There is no reason to believe that the dynamic around seasoned talent will be all that different in nonprofit-land. Leaders who have an established track record for getting things done will be priced at a premium, and they will know it. And while some of them may have an overriding allegiance to the institution they are with, many will be facing life concerns that will motivate them to go where a salary might be higher. Furthermore, even the best leaders are mortal beings subject to limitations of perception, talent, and time. Not planning ahead and filling the ranks with progressively more home-tested leadership capacity is not only shortsighted, it flies in the face of today’s current operating environment.

But to create a nurturing and challenging environment for emerging leadership, you must focus on and invest in talent development. And you must share leadership space. Even if there is no room for promotions within your organization, if younger talent believes that you are willing to support their learning and their development of a persona of consequence in their chosen field, you will have created a win-win situation, because, as we have posited on a number of other occasions, nonprofits benefit from strong supportive networks. Former staff members who credit your nonprofit with being the venue for a developmental milestone can be invaluable as they move along in their careers to partner and funding organizations.

The Sometimes Shaky Platform on Which We Build

Early this summer, NPQ wrote a Nonprofit Newswire piece on long-awaited landmark legislation in Connecticut that would require organizations with more than fifty employees to provide paid sick days for service workers. The legislation exempted manufacturing plants and (this is so pathetic) nationally chartered nonprofits. Why the exemption for this latter group? The Soundview Family YMCA had lobbied their legislator, saying that they would be obliged to cut programs if forced to adhere to the long-overdue measure. This is so shameful on so many levels, but not least because it is so baldly hypocritical, as Rosetta Thurman pointed out in her blog post “Why Do Nonprofits Treat Their Employees like Crap?”4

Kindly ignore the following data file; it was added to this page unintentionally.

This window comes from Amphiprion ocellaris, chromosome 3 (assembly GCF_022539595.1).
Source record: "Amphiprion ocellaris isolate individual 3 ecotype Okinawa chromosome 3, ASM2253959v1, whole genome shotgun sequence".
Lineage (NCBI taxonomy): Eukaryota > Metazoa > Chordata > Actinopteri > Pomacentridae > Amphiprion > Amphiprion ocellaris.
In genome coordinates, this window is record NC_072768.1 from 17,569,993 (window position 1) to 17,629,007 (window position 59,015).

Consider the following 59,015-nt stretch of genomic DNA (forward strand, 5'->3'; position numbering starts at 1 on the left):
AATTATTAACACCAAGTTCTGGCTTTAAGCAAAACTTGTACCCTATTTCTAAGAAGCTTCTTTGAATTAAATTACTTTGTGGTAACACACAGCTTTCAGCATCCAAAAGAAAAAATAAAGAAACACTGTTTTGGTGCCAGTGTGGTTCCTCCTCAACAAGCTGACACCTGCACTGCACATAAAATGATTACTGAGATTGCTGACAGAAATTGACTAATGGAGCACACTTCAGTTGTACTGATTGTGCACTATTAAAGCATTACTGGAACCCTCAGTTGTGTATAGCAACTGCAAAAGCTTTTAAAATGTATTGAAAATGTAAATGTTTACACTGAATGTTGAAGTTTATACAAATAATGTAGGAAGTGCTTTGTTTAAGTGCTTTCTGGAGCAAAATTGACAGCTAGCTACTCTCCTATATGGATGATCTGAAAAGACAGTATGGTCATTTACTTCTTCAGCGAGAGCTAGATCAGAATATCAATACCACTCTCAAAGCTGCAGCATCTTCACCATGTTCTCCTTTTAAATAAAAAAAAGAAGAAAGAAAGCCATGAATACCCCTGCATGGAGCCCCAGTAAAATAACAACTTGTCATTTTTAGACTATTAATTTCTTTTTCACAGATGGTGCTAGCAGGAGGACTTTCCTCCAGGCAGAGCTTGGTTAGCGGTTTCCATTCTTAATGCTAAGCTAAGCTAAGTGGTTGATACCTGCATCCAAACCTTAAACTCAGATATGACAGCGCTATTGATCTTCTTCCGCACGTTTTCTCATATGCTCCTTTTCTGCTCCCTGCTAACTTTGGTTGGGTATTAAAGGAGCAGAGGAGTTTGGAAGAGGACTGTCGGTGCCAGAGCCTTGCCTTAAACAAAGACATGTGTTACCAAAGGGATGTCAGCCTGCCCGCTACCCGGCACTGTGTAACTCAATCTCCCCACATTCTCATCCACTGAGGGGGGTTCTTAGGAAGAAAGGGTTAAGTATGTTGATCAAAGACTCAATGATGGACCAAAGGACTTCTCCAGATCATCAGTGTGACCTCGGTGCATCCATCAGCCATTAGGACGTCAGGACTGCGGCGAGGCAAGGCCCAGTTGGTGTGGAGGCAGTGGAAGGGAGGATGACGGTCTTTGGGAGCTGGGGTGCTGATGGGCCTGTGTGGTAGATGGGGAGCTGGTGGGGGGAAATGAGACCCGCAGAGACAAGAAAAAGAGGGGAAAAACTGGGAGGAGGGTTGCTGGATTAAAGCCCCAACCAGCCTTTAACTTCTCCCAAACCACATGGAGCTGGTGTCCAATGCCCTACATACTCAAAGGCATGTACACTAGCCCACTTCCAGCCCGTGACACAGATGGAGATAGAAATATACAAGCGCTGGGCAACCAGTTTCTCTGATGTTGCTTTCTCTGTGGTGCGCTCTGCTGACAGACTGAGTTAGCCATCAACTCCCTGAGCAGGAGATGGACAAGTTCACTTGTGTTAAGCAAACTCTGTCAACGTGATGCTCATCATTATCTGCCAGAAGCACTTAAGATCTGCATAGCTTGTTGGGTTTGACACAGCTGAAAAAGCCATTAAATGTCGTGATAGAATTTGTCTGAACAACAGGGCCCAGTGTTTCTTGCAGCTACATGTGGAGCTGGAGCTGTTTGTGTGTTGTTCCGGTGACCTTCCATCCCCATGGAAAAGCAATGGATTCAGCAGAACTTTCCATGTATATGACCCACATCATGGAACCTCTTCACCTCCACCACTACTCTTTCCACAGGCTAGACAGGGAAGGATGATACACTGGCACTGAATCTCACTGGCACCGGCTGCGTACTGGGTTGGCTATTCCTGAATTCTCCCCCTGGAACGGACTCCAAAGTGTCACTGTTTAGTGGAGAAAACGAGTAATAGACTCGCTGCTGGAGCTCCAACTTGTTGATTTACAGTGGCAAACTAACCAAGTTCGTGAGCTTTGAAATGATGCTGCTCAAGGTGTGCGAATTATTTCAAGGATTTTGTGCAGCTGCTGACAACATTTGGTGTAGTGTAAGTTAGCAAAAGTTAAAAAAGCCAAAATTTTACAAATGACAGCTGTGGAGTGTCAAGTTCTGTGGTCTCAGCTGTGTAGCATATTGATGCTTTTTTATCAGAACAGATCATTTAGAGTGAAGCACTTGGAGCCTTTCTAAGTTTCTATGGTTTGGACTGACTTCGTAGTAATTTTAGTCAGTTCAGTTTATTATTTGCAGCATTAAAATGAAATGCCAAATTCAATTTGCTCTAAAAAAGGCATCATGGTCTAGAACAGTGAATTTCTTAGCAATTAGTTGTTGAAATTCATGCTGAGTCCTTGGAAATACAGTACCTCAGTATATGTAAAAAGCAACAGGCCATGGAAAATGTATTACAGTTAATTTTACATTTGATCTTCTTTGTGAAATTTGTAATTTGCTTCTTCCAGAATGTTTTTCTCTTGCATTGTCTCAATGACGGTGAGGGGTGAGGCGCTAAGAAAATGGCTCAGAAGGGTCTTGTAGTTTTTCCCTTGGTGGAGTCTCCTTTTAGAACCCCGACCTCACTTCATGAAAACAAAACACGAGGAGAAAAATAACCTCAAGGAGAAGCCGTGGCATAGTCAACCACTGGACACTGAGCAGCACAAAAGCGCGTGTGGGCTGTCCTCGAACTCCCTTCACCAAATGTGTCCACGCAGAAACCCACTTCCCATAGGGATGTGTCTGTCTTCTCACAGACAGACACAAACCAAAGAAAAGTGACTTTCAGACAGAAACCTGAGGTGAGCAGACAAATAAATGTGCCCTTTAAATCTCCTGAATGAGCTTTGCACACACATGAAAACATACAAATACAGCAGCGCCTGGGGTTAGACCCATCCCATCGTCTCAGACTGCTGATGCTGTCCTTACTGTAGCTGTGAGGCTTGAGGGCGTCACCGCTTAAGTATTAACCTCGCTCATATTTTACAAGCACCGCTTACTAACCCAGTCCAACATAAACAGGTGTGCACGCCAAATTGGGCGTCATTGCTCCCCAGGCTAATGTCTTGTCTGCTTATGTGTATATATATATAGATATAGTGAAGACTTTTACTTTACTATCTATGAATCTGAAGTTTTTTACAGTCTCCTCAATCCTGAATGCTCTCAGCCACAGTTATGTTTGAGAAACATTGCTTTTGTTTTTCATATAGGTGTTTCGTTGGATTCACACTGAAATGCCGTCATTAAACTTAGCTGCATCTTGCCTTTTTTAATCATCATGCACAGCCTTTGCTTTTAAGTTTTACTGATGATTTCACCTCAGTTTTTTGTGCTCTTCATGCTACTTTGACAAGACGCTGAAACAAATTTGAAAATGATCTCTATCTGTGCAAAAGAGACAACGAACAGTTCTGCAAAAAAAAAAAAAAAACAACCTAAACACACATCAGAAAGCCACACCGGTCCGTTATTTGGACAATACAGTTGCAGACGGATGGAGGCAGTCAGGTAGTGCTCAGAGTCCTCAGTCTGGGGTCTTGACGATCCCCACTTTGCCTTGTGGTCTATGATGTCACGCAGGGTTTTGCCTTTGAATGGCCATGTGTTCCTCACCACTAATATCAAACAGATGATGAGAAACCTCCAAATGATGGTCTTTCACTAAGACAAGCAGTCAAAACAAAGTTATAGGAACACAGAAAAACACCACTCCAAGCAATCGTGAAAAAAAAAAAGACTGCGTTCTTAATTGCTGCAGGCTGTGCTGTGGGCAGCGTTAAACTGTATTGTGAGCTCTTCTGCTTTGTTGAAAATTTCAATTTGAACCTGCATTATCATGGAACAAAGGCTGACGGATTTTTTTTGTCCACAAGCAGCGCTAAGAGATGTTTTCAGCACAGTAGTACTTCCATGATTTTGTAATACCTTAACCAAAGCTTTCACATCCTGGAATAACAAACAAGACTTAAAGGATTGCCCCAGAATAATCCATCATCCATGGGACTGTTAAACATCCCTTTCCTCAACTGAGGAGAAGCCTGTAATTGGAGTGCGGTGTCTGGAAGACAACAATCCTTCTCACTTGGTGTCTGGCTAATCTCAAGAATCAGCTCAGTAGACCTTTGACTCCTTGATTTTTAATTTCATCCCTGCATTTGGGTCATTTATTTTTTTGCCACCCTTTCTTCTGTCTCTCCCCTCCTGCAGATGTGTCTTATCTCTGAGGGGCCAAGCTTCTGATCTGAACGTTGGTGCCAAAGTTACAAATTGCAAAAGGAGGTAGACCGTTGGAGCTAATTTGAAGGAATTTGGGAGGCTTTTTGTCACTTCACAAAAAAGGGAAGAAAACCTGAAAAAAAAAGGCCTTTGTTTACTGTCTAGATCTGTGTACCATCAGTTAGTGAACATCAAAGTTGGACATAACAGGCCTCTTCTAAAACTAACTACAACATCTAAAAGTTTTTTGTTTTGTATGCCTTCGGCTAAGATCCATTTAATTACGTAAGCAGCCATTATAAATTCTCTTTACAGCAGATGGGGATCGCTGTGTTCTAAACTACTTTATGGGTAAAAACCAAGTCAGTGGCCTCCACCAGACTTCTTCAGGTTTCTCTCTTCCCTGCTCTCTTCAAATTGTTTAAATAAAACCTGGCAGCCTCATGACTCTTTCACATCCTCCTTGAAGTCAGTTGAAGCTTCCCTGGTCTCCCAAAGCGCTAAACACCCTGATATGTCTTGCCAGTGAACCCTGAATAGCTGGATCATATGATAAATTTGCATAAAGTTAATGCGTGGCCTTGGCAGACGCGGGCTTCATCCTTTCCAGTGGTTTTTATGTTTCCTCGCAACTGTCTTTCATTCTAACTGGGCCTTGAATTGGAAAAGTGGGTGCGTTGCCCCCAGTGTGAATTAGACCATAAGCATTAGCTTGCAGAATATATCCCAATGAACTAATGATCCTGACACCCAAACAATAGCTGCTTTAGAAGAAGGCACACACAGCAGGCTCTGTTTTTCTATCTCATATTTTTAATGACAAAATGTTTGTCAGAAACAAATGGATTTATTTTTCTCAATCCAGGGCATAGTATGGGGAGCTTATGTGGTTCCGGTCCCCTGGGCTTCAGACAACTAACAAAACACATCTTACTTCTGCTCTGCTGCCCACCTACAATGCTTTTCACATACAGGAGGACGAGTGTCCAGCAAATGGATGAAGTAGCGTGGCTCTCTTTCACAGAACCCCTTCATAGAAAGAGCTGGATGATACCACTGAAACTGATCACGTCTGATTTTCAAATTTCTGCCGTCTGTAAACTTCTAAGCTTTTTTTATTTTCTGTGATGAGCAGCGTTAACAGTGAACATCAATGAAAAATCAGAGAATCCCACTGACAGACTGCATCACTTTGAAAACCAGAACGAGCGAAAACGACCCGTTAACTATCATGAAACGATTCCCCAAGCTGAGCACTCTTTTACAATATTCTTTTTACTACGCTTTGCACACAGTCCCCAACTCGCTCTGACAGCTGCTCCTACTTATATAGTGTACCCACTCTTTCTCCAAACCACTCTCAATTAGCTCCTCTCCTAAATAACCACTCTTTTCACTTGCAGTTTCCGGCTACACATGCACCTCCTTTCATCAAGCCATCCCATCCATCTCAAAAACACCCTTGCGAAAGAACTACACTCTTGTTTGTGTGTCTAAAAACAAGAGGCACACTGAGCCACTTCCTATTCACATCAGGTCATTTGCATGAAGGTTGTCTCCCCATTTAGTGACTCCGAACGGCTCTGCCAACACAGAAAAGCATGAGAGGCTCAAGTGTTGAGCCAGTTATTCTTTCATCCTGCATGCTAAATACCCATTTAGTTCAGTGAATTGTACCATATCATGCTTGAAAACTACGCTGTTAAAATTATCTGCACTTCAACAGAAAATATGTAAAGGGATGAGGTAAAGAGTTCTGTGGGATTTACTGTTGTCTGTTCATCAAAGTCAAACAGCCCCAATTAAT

Thurman cites the fact that this Y is a part of the national Y’s “Activate America” initiative, which is billed as the “YMCA’s bold approach to directly address our nation’s growing health crisis. Our mission compels us to transform the way we work, both internally and externally, to support all kids, adults, families, and communities in their pursuit of well-being in spirit, mind and body.”

This is not the first embarrassing display by nonprofits in a situation where they had the opportunity to weigh in on workplace policy. When localities were adopting living-wage ordinances early last decade, there were a number of successful efforts waged to exempt the nonprofit sector from compliance. When organizations mistreat or misuse those in entry-level positions, they brand their workplaces as undervaluing emerging talent. Place on top of that the continuing perception of an undervaluing of diversity in the sector, as is recorded in the recent Level Playing Field Institute report The Voice of Nonprofit Talent: Perceptions of Diversity in the Workplace, and you will also see organizations losing both emerging and senior leaders of color.5 In other words, organizations that are perceived as talking but not walking a good game where diversity is concerned may get even older, whiter, and less talented unless they make a concerted effort otherwise.

Bottom line: if your workplace is not a fair environment, the foundation on which you build will be fraught—full of trapdoors through which even the best-laid plans for talent development and attraction can fall.


It is clearly time for nonprofits to audit themselves for their ability to attract, develop, and retain talent. Tried-and-true recruitment techniques alone are no longer sufficient to ensure a talent-filled twenty-first-century organization. We nonprofits need to examine our workplaces for, among other things, our integrity of purpose and practice, openness to new ways of doing things, willingness to let emerging leaders stretch their wings and take the stage, awareness of cultural issues that are unproductively exclusionary.

So much of this is about our lived workplace values. Creating organizations that are paid and unpaid talent attractors in this sector requires at times profound cultural and attitudinal adjustments aimed at breaking apart comfortable enclaves and working differently. Sometimes, quite significantly differently.


Ruth McCambridge is the Nonprofit Quarterly’s editor in chief.



  1. Deloitte, Talent Edge 2020: Blueprints for the New Normal, Talent Edge 2020 Survey Series, December 2010, p. 5, www?
  2. Deloitte, Talent Edge 2020, p. 4.
  3. Harvard Business Review online;? HBR Blog Network;? “The Six Habits of a Talent Magnet,” by Tsun-yan Hsieh and Anthony Tjan, January 24, 2011,
  4. Empowering a New Generation of Leaders; “Why Do Nonprofits Treat Their Employees like Crap?,” blog entry by Rosetta Thurman, May 27, 2011, www?
  5. Level Playing Field Institute (in partnership with Commongood Careers), The Voice of Nonprofit Talent: Perceptions of Diversity in the Workplace, April 12, 2011, http://www?